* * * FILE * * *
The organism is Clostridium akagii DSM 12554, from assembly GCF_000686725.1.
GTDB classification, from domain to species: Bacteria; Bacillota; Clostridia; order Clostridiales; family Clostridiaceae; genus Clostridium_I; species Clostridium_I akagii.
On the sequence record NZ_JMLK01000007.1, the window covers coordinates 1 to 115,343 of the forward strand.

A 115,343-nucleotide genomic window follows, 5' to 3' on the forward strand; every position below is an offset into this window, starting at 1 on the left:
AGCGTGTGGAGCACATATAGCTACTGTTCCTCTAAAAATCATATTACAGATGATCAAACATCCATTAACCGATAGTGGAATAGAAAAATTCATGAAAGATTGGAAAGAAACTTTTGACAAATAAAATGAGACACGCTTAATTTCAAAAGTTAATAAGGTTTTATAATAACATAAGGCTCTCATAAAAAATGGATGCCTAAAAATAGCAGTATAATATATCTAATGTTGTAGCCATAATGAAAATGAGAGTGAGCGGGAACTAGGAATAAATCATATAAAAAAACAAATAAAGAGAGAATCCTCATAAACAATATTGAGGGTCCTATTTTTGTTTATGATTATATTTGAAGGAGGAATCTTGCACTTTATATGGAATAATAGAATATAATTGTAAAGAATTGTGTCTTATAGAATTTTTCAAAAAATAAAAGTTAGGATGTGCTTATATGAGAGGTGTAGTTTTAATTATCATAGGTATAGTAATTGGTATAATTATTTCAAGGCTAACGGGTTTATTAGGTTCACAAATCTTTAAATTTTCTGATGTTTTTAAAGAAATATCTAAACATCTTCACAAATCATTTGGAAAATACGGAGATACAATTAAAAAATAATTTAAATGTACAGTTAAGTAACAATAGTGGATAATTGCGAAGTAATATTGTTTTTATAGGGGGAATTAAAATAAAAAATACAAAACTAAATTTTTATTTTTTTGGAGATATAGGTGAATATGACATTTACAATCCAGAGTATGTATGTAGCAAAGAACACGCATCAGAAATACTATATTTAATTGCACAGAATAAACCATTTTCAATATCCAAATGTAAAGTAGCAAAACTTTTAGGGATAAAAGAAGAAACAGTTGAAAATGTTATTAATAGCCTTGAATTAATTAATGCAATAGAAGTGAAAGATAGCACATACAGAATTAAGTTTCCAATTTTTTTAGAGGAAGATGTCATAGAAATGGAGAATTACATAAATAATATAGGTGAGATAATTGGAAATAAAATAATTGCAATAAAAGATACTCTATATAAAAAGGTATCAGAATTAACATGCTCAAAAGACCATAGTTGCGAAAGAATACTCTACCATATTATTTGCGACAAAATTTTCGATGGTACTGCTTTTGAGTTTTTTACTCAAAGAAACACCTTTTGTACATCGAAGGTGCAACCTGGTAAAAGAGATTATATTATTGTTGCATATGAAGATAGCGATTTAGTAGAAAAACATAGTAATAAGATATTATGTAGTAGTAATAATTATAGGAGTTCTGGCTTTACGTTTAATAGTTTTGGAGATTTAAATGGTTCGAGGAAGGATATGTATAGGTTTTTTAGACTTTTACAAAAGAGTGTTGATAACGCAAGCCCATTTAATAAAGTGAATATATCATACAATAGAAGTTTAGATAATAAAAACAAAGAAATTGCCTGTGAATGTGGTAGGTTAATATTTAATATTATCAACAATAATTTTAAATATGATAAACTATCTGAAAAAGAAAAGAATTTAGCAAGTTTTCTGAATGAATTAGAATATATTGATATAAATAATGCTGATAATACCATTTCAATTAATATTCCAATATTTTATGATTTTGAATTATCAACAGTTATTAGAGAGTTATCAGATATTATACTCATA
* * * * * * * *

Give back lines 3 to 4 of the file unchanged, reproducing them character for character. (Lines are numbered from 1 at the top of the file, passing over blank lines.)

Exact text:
On the sequence record NZ_JMLK01000007.1, the window covers coordinates 1 to 115,343 of the forward strand.

A 115,343-nucleotide genomic window follows, 5' to 3' on the forward strand; every position below is an offset into this window, starting at 1 on the left: